Electronic tribes, a collection of 16 competitively selected academic essays published this summer by the University of Texas, examines the communities that develop online, from teenagers who download music on Napster to the unsuspecting targets of Nigerian e-mail scams. While the analysis is sometimes lacking, the essays combine to build a powerful argument that online communities have fundamentally altered the ways and reasons people associate. Whereas communities used to form based primarily on geographic proximity, Electronic Tribes suggests they are increasingly forming, in both the real and virtual worlds, around ideas.
The best essays in the book, edited by Tyrone L. Adams of the University of Louisiana, Lafayette and Stephen A. Smith of the University of Arkansas, are those in which the author actively participates in some kind of listserv, message board or online game. In “Don’t Date, Craftsterbate,” the writer charts the levels of trust that the hobby-loving members of the Web site craftster.org have established beyond knitting advice, chronicling the slight embarrassment (and subsequent cheering up) of a woman who posts a delicate question about her menstrual cycle. Another essay takes a close look at “World of Warcraft,” the massively multiplayer online role-playing game that now boasts more than 2 million paying subscribers who often elevate their virtual lives — slaying orcs and forming guilds — above their “real” ones. “All the players I interviewed insisted they were able to separate and manage the two realities,” writes Thomas Brignall III. “However, the hard-core players expressed the sentiment that WOW life was better, or at least wished offline socialization was similar to WOW’s.”
This becomes a dominant theme in many of the essays: Can online culture be transferred, or translated, into the real world? Will the revolution not only be televised, but will it have started because of a breakaway guild? McDaniel College’s Deborah Clark Vance, who studied a Web site called Boomer Women Speak, doesn’t think so, seeing the virtual world as merely another portal through which people express traits forged in real experience. She writes: “Internet technology may not cause, so much as expose processes we typically undertake — realizing our affinity, deciding whether we are in or out of a particular group, noticing the limits to which we identify.”
Indeed, when the essays turn to the darker corners of the Internet, it is the ability to organize over vast distances, rather than proselytize to the uninitiated, that captures the authors’ attention. “The new technology has eradicated most of the barriers that once segregated the Aryan old guard from racist youth,” writes Jody M. Roy, Ripon College communication professor, in “Brotherhood of Blood,” an essay examining cyberhate groups. “At the most basic level, the electronic community provides groups like Aryan Nations and the National Alliance with a cost-effective way to share their vast libraries of racist literature with skinhead youth.”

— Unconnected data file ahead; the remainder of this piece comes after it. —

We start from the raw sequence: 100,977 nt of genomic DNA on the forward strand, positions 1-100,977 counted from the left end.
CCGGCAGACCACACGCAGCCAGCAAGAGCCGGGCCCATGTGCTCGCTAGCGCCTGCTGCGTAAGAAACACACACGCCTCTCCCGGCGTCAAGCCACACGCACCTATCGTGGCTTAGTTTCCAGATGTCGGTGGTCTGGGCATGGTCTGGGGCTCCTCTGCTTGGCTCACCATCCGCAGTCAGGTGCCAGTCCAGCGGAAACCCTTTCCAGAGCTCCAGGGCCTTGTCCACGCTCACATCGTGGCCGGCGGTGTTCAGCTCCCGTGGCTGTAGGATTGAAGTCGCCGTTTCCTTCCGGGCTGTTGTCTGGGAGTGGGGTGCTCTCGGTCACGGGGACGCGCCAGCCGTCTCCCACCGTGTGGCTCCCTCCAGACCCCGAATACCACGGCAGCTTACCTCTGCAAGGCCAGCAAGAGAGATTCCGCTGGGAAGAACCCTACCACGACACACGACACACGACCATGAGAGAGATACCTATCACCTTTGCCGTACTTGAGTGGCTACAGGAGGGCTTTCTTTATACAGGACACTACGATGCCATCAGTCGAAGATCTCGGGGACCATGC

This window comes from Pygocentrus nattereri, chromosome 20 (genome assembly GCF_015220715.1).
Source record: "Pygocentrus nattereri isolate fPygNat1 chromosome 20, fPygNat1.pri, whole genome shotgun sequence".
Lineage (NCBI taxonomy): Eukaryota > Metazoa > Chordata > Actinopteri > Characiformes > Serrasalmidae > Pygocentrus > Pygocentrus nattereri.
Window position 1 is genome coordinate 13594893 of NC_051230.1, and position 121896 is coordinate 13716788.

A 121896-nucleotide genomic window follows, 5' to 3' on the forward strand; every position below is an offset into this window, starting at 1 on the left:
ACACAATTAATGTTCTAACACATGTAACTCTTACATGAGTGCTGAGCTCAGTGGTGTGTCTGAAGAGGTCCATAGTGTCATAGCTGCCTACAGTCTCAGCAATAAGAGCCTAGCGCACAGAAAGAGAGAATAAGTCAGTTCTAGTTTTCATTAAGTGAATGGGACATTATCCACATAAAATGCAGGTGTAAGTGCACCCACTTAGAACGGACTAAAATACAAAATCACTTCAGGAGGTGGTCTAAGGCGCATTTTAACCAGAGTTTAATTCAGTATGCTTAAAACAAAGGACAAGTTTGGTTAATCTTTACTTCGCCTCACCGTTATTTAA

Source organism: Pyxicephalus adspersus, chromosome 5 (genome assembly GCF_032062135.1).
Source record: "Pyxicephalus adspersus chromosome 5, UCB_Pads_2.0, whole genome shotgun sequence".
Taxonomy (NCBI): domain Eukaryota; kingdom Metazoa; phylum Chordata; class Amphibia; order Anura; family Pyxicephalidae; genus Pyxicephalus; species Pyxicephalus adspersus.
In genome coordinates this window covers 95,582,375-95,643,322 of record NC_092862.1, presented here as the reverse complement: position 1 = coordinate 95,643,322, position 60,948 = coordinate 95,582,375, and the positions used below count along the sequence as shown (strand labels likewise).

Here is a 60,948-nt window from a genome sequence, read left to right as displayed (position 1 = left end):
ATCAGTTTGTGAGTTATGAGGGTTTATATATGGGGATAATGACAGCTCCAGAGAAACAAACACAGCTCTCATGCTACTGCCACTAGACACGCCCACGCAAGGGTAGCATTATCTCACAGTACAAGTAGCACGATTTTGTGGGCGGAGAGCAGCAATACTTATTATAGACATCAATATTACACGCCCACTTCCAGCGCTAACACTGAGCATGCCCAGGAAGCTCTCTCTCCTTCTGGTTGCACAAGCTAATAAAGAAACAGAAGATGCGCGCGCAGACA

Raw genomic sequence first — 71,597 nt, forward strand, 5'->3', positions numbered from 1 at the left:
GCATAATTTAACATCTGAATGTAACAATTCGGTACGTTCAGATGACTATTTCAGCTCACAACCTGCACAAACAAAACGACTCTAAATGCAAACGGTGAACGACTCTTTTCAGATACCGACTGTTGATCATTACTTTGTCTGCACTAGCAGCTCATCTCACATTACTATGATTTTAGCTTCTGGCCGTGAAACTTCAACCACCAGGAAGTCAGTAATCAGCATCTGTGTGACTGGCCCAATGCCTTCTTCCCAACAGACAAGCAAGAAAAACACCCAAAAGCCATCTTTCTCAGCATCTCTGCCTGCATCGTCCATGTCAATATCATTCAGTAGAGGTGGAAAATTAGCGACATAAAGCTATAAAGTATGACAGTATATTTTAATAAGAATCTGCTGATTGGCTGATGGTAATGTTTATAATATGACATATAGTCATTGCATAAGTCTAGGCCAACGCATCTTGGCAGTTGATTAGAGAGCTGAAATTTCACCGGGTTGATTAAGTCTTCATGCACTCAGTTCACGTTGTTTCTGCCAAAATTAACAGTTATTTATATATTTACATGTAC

The Internet also provides a haven for white-collar crime, and the final essay in the book explores the evolution of the notorious Nigerian e-mail scams (known as “419” after the heading for the fraud section of the country’s criminal code) that have bilked people out of billions of dollars around the globe. Tracing the con to the “Spanish Prisoner Letter” of the 16th century, in which a letter solicited money to free a relative from jail, the authors note the irony that in 1914, the year of Nigeria’s founding, the British ambassador to Spain warned colonial officers to keep Nigerians on their guard against the ruse. But if the modern scam owes something to the corruption and chaos of colonial rule, why has Nigeria — and, in particular, the country’s southeastern ethnic group, the Igbos — led the fraudulent charge? The authors write: “This cultural dimension of the 419 phenomenon has never been explored in any scholarly or popular accounts of the origins of the scams, but in a world that is becoming increasingly mediated in its communications and intercultural in its interactions, it certainly should be.”
That suggestion could extend to all of the worlds explored in Electronic Tribes: Internet groups represent fertile, and mostly uncharted, territory for behavioral scientists, and the book raises many fascinating questions that largely go unanswered. For instance, it’s interesting to note that members of LiveJournal can become the most important people in other members’ lives without ever meeting face to face or exchanging real names, but what are the wider implications for society? Are relationships formed around ideas inherently stronger than those formed because of geography? What does the transient nature of the virtual world, with blogs popping up one day and vanishing the next, mean for these relationships?
Even though many of the essays read more like early drafts than finished articles, Electronic Tribes presents a wealth of insight on a subject sorely in need of more analysis. As shared interests become more important than a shared ZIP code in forming and maintaining friendships, the observation of the University of Denver’s David R. Dewberry in “Theorizing the E-Tribe on MySpace.com” seems especially apt: “We have all formed new urban tribes at our new homes — in Chicago, in Texas, in Oklahoma, and in Denver — but when we do move away from those places, from those urban tribes, we will not leave our new friends behind as long as there is the e-tribe.” We live in an age of two different worlds, with two different sets of friends; perhaps the second edition of Electronic Tribes can tell us a bit more about what it all means for the person in the middle.
Are you on Facebook? Click here to become our fan.